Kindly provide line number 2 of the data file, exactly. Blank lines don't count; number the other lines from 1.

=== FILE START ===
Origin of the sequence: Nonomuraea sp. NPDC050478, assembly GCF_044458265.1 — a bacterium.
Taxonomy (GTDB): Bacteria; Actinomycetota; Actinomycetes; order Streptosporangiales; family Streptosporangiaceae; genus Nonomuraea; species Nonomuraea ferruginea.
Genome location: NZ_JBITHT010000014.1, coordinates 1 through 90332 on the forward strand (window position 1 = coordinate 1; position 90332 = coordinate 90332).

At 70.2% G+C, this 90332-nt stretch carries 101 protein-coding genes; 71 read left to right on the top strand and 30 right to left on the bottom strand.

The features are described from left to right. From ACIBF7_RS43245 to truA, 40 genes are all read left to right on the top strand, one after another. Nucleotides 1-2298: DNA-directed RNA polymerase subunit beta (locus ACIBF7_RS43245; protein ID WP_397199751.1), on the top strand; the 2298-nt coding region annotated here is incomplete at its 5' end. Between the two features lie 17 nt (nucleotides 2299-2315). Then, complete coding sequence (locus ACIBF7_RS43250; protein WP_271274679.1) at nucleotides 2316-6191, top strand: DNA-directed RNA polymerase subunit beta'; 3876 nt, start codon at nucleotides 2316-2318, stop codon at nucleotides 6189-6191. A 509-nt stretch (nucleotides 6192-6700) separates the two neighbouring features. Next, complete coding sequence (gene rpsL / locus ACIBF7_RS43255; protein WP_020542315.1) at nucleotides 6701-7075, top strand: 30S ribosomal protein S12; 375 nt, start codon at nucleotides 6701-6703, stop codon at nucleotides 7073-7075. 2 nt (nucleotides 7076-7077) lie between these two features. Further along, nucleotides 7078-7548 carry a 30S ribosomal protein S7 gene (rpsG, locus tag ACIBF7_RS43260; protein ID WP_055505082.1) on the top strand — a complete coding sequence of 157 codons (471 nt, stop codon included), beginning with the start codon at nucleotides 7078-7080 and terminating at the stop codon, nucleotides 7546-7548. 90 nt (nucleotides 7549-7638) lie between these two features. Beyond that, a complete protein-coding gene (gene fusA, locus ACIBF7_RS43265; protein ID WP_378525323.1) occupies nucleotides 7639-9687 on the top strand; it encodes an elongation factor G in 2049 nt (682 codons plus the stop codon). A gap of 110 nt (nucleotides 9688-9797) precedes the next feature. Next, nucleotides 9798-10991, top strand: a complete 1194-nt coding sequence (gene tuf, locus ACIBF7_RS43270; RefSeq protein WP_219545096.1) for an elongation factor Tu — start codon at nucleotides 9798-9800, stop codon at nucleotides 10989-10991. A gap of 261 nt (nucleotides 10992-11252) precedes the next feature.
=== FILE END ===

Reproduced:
Taxonomy (GTDB): Bacteria; Actinomycetota; Actinomycetes; order Streptosporangiales; family Streptosporangiaceae; genus Nonomuraea; species Nonomuraea ferruginea.